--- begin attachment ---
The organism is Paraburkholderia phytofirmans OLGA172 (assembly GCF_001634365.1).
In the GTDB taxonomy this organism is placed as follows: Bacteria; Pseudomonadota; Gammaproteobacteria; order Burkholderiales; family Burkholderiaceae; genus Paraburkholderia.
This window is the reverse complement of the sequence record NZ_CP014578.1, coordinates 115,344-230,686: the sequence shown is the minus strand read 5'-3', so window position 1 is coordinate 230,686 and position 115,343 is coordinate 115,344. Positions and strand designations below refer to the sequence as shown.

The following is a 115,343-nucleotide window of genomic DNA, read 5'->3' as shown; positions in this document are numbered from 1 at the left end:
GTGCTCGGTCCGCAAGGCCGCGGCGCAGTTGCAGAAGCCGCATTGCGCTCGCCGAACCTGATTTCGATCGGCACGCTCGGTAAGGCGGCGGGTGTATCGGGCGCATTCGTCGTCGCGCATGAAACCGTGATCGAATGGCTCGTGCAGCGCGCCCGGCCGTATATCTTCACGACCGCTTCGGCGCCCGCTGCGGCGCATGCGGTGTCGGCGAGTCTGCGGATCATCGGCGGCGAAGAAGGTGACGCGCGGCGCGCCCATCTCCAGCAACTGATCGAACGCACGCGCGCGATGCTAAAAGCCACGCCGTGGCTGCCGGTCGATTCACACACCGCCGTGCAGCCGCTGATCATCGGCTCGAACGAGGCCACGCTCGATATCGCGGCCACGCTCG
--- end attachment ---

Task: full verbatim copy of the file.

The organism is Paraburkholderia phytofirmans OLGA172 (assembly GCF_001634365.1).
In the GTDB taxonomy this organism is placed as follows: Bacteria; Pseudomonadota; Gammaproteobacteria; order Burkholderiales; family Burkholderiaceae; genus Paraburkholderia.
This window is the reverse complement of the sequence record NZ_CP014578.1, coordinates 115,344-230,686: the sequence shown is the minus strand read 5'-3', so window position 1 is coordinate 230,686 and position 115,343 is coordinate 115,344. Positions and strand designations below refer to the sequence as shown.

The following is a 115,343-nucleotide window of genomic DNA, read 5'->3' as shown; positions in this document are numbered from 1 at the left end:
GTGCTCGGTCCGCAAGGCCGCGGCGCAGTTGCAGAAGCCGCATTGCGCTCGCCGAACCTGATTTCGATCGGCACGCTCGGTAAGGCGGCGGGTGTATCGGGCGCATTCGTCGTCGCGCATGAAACCGTGATCGAATGGCTCGTGCAGCGCGCCCGGCCGTATATCTTCACGACCGCTTCGGCGCCCGCTGCGGCGCATGCGGTGTCGGCGAGTCTGCGGATCATCGGCGGCGAAGAAGGTGACGCGCGGCGCGCCCATCTCCAGCAACTGATCGAACGCACGCGCGCGATGCTAAAAGCCACGCCGTGGCTGCCGGTCGATTCACACACCGCCGTGCAGCCGCTGATCATCGGCTCGAACGAGGCCACGCTCGATATCGCGGCCACGCTCG